However, the process must be democratic and include also the possibility for EWC members to transmit to the Select Committee requests/proposals for issues to be put on the agenda.

A delay must be fixed for sending the invitation and the agenda to all EWC members.

It is essential for a good preparation of EWC members that they also receive the working documents well in advance of the meeting. A time limit should be mentioned in the agreement.

Minutes of meetings

The agreement must specify who is tasked with drafting the minutes

Central Management and the Select Committee must have the possibility to read, transmit amendments/comments and to approve the final version.

A clear timeframe must be provided to secure that all EWC members receive the minutes within a reasonable delay.

The minutes must be made available in all necessary languages. Here too, a timeframe must be determined.

Exceptional circumstances – procedure for information and consultation

The EWC directive of 2009 introduced new definitions of information and consultation which present them as two linked but distinct phases in one process. Conducting them in one single meeting, at which the Management would simply disclose its final decision and vaguely discuss it with the EWC, is no longer acceptable.

This new reality must be reflected in EWC agreements:

  • It is not enough to state that in exceptional circumstances the EWC or the Select Committee shall meet with the Management to be informed and consulted.
  • Consultation can only be conducted after the information phase has been properly completed.

The information phase:

  • The preliminary information may be conveyed to the employee representatives in ways other than telephone or video conferences.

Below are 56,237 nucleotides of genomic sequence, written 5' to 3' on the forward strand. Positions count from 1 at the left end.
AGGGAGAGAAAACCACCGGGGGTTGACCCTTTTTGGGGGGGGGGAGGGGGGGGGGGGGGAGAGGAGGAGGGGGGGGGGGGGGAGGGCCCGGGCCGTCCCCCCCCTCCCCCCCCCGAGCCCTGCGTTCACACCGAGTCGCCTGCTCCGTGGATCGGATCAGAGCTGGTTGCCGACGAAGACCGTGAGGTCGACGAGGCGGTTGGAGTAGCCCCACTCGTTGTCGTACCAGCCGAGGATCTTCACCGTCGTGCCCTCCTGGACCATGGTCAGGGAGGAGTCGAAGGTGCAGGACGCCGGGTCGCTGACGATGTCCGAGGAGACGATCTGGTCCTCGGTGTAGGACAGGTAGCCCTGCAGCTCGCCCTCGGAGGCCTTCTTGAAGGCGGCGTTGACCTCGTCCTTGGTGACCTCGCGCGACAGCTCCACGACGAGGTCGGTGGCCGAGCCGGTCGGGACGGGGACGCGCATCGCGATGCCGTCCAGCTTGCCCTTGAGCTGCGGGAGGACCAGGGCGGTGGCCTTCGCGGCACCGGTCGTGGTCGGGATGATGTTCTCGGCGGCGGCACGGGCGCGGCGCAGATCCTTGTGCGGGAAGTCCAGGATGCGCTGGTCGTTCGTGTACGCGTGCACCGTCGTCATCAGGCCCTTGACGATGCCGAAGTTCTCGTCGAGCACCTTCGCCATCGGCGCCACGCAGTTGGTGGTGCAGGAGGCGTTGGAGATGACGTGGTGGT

• However, mere oral communication by the Management is not enough. After this preliminary information the Management must make the information available in writing. This information must be accurate and complete and include especially an analysis of the possible impact. Indeed, it is not the role of the EWC to make additional enquiries.
  • It is not acceptable to state in the agreement that in some cases the Management may need to take quick decisions: although the employee representatives may not intentionally slow down the process and obstruct the decision-making process, the Management has the clear responsibility to provide the appropriate information as early as possible to allow for a meaningful information and consultation procedure.

According to the employers’ organization – This is a rather unbalanced view. The company’s board of directors also has its fiduciary duties to the owners and shareholders. So the agreement is a legitimate place for such a clause and should not be prohibited as such. Safeguards against abuse are of course necessary.

The employee representatives must have the time and the resources necessary. They must especially have the right to be assisted by subject-matter experts of their choice to be able to develop an in-depth understanding and, where appropriate, alternative proposals. The expert should assist them from the beginning and through the whole process.

The consultation phase:

  • At this stage meetings between the Management and the employee representatives are essential. Discussions and exchanges of views on issues potentially impacting the future of employees should not take place in telephone conferences. Face-to-face meetings are the only option here.
  • Employee representatives must be entitled to a preparatory meeting without the Management before the plenary meeting and a subsequent debriefing meeting.
  • The employees’ point of view must be discussed and considered in the Central Management’s decision-making, e.g. before the final decision is taken.
  • Before the process is completed, the Management must give an answer and the reasons for that answer to any opinion expressed by the EWC/Select Committee.

Who must be involved in the information and consultation procedure?

The whole EWC or, where the agreement stipulates that the procedure takes place at the level of the Select Committee, it must be expanded to include the EWC members of the countries concerned. Representatives of sites directly concerned by the circumstances or envisaged measures who are not members of the EWC must be involved in the whole procedure.